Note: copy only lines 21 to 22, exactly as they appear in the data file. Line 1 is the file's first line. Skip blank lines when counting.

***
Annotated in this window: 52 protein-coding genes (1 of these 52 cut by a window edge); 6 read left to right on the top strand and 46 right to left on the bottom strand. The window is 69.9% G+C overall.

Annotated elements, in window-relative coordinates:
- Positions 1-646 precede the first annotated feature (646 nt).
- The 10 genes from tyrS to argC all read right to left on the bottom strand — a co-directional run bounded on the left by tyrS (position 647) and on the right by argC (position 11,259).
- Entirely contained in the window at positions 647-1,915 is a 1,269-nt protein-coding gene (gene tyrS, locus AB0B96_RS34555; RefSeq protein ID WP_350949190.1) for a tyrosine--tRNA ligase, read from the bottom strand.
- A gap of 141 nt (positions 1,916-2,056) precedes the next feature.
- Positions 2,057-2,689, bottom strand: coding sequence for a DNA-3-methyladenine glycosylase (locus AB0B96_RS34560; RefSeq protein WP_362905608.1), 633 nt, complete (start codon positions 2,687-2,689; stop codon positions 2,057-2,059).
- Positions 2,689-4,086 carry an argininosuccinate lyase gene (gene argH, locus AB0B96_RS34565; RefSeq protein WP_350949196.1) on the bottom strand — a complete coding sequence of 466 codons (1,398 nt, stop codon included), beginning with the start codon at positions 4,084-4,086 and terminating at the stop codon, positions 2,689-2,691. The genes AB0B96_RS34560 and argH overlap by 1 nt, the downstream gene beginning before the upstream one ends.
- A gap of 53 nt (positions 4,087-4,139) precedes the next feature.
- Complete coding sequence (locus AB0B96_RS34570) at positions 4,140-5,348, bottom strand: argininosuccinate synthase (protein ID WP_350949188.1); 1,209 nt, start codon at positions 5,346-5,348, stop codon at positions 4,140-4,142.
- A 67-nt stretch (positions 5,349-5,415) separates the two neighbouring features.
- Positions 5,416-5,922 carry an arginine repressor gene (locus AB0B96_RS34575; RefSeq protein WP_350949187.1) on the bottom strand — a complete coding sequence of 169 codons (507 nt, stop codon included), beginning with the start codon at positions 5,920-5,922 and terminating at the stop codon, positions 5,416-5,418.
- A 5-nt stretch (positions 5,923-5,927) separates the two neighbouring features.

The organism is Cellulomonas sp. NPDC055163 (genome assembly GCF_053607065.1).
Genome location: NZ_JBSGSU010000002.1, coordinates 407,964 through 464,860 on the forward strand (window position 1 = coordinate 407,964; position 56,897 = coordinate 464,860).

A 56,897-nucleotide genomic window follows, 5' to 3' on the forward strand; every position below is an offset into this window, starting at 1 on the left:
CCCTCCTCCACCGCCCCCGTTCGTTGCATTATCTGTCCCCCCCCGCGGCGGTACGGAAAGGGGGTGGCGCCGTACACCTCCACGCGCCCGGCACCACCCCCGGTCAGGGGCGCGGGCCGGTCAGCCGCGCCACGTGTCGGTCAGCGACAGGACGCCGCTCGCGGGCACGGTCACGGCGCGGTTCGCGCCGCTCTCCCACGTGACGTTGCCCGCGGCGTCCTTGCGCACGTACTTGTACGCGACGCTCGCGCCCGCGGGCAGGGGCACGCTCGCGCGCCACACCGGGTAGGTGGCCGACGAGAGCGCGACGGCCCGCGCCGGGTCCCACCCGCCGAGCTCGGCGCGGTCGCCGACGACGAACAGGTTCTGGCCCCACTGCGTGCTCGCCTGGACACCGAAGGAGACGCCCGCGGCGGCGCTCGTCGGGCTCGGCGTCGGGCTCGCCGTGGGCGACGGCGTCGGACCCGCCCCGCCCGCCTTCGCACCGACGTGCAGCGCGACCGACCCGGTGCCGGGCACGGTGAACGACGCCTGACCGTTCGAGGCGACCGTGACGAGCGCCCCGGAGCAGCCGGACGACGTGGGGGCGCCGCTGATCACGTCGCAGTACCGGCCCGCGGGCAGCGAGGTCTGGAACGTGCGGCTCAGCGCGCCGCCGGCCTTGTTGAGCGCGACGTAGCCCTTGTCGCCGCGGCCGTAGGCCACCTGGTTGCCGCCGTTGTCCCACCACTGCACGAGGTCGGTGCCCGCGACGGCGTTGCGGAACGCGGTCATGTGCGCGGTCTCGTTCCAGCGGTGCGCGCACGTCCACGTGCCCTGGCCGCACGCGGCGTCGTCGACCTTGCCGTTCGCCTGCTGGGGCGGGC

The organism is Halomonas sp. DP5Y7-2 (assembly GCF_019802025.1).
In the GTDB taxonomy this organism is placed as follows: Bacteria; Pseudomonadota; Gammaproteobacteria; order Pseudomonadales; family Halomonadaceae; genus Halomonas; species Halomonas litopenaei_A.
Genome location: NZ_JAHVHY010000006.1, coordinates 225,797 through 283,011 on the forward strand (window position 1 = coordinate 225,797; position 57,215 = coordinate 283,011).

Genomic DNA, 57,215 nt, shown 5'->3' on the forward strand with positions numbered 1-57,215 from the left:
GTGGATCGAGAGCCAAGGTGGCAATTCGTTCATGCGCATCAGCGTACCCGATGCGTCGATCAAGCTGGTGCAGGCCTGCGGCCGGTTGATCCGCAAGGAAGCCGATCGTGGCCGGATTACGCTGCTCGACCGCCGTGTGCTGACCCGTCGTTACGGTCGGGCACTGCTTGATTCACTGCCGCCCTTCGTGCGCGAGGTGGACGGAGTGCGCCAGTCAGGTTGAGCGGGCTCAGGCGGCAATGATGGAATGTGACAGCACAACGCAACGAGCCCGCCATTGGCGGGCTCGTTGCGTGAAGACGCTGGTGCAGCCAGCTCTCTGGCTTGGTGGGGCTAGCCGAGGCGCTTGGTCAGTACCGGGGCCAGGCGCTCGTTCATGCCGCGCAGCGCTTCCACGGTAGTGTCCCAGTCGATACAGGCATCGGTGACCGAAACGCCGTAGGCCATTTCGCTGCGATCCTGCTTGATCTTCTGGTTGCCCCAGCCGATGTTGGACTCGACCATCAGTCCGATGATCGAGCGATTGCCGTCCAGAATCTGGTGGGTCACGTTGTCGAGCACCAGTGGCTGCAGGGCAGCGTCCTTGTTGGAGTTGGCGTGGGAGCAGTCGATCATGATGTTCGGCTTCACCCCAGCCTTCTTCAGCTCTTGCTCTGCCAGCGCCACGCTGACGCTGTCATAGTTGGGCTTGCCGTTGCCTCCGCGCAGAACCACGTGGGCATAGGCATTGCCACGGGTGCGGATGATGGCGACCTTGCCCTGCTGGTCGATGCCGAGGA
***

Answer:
Genomic DNA, 57,215 nt, shown 5'->3' on the forward strand with positions numbered 1-57,215 from the left:
GTGGATCGAGAGCCAAGGTGGCAATTCGTTCATGCGCATCAGCGTACCCGATGCGTCGATCAAGCTGGTGCAGGCCTGCGGCCGGTTGATCCGCAAGGAAGCCGATCGTGGCCGGATTACGCTGCTCGACCGCCGTGTGCTGACCCGTCGTTACGGTCGGGCACTGCTTGATTCACTGCCGCCCTTCGTGCGCGAGGTGGACGGAGTGCGCCAGTCAGGTTGAGCGGGCTCAGGCGGCAATGATGGAATGTGACAGCACAACGCAACGAGCCCGCCATTGGCGGGCTCGTTGCGTGAAGACGCTGGTGCAGCCAGCTCTCTGGCTTGGTGGGGCTAGCCGAGGCGCTTGGTCAGTACCGGGGCCAGGCGCTCGTTCATGCCGCGCAGCGCTTCCACGGTAGTGTCCCAGTCGATACAGGCATCGGTGACCGAAACGCCGTAGGCCATTTCGCTGCGATCCTGCTTGATCTTCTGGTTGCCCCAGCCGATGTTGGACTCGACCATCAGTCCGATGATCGAGCGATTGCCGTCCAGAATCTGGTGGGTCACGTTGTCGAGCACCAGTGGCTGCAGGGCAGCGTCCTTGTTGGAGTTGGCGTGGGAGCAGTCGATCATGATGTTCGGCTTCACCCCAGCCTTCTTCAGCTCTTGCTCTGCCAGCGCCACGCTGACGCTGTCATAGTTGGGCTTGCCGTTGCCTCCGCGCAGAACCACGTGGGCATAGGCATTGCCACGGGTGCGGATGATGGCGACCTTGCCCTGCTGGTCGATGCCGAGGA